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the coldest object in the universe: probing the mass distribution of the ultra-cold outflow and dusty disk in the boomerang nebulaOur Cycle 0 ALMA observations confirmed that the Boomerang Nebula is the coldest known object in the universe, with a massive high-speed outflow that has cooled significantly below the temperature of the cosmic background (CMB). The Boomerang's prodigious mass-loss rate (0.001 solar mass M yr (exp -1) and low-luminosity (300L ) make it a key object for understanding the remarkable transition of the circumstellar envelopes of AGB stars into bipolar planetary nebulae. We have obtained new ACA CO 1-0 data that recover much of the flux lost in the Cycle O data, and reveal heretofore unseen distant regions of the ultra-cold outflow reheated to temperatures above the CMB. Our CO J=3-2 data reveal the precise, highly collimated shape of an inner bipolar structure and its dense central waist, with unprecedented angular resolution (0.4 in). The waist shows a core-halo structure in the thermal dust emission at 0.88 millimeter, and its derived flux at this wavelength, compared with the 3.3, 2.6, and 1.3 millimeter fluxes support the presence of about 5 x 10 (exp -4) solar mass of very large (approximately millimeter-sized), cold (approximately 30K) grains. We also find the unexpected presence of weak SO emission, possibly resulting from the release of S from grains due to high-speed shocks.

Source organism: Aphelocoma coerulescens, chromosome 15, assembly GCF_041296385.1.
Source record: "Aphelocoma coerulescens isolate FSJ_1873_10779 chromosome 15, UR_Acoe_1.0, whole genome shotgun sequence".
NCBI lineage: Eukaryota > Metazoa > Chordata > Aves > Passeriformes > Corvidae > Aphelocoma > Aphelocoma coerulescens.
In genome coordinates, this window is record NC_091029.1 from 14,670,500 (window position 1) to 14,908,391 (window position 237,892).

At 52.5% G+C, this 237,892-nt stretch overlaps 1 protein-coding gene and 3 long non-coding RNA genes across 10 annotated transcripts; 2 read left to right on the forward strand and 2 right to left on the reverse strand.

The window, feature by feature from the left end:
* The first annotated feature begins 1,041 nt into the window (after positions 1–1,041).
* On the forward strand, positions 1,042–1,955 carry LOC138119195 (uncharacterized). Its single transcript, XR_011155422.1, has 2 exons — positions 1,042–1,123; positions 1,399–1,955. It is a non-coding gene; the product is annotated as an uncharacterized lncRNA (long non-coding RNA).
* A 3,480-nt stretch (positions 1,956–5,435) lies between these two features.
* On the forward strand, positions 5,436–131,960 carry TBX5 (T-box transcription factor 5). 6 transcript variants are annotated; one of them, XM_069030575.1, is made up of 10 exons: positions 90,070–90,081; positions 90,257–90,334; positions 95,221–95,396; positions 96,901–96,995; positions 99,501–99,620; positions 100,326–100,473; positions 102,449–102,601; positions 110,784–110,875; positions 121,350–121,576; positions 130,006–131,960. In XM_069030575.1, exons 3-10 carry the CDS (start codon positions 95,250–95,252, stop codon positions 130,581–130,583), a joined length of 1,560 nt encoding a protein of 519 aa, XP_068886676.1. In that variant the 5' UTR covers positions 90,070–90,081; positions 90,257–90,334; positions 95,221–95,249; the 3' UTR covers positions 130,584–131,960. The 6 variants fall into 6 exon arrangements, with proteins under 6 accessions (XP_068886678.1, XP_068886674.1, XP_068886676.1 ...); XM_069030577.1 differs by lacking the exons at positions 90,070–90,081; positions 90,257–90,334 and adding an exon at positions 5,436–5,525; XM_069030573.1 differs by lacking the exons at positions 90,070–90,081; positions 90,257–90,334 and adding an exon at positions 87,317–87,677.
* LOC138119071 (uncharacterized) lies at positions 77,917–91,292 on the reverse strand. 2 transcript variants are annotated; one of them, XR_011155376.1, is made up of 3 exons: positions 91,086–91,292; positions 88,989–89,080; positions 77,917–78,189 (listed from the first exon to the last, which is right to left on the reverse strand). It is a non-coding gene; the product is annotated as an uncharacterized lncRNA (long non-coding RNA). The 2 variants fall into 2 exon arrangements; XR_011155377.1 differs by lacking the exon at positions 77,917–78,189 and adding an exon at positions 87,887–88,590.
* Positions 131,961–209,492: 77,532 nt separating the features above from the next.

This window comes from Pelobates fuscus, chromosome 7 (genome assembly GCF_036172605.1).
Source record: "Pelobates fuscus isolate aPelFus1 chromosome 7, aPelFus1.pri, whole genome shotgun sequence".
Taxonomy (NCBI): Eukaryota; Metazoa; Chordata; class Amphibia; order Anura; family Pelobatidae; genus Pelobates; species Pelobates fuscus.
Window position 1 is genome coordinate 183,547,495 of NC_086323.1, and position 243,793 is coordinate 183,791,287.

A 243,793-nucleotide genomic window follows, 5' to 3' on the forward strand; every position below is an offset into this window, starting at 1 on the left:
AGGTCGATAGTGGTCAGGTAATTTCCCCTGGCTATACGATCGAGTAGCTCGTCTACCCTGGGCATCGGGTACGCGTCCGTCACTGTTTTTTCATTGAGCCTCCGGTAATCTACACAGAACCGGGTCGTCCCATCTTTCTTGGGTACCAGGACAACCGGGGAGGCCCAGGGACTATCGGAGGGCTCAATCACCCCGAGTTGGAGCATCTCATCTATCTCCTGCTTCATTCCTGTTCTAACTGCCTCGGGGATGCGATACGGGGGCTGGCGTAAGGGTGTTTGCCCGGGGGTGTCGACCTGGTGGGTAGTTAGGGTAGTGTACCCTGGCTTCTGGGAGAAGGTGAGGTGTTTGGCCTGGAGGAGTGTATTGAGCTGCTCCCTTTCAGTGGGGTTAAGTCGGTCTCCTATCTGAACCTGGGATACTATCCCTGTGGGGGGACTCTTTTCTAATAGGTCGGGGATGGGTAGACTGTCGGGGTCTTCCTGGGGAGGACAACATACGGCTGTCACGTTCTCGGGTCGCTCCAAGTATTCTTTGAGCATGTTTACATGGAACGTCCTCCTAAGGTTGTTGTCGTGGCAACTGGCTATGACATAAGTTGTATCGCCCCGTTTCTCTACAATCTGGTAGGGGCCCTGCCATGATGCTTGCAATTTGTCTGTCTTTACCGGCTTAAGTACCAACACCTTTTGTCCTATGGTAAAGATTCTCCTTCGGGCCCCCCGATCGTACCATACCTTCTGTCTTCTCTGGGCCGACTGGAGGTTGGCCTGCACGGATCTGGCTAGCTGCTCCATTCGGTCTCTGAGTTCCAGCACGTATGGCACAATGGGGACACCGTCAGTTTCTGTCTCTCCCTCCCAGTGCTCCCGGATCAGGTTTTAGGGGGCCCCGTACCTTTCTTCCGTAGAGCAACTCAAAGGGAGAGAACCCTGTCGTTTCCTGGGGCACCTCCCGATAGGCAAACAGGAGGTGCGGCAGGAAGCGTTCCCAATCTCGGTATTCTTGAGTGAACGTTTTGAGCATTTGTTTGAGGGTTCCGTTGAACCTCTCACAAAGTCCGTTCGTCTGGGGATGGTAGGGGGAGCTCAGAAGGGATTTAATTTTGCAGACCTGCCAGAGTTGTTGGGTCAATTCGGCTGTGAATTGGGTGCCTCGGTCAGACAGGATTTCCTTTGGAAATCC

Document ID
20170007015
Document Type
Conference Paper
External Source(s)
Authors
Sahai, R.
(Jet Propulsion Lab., California Inst. of Tech. Pasadena, CA, United States)
Vlemmings, W.
(Chalmers Univ. of Technology Onsala, Sweden)
Nyman, L. A.
(European Southern Observatory Santiago, Chile)
Date Acquired
August 1, 2017
Publication Date
December 8, 2014
Subject Category
Astrophysics
Meeting Information
ESO Revolution in Astronomy with ALMA(Tokyo)
Distribution Limits
Public
Copyright
Other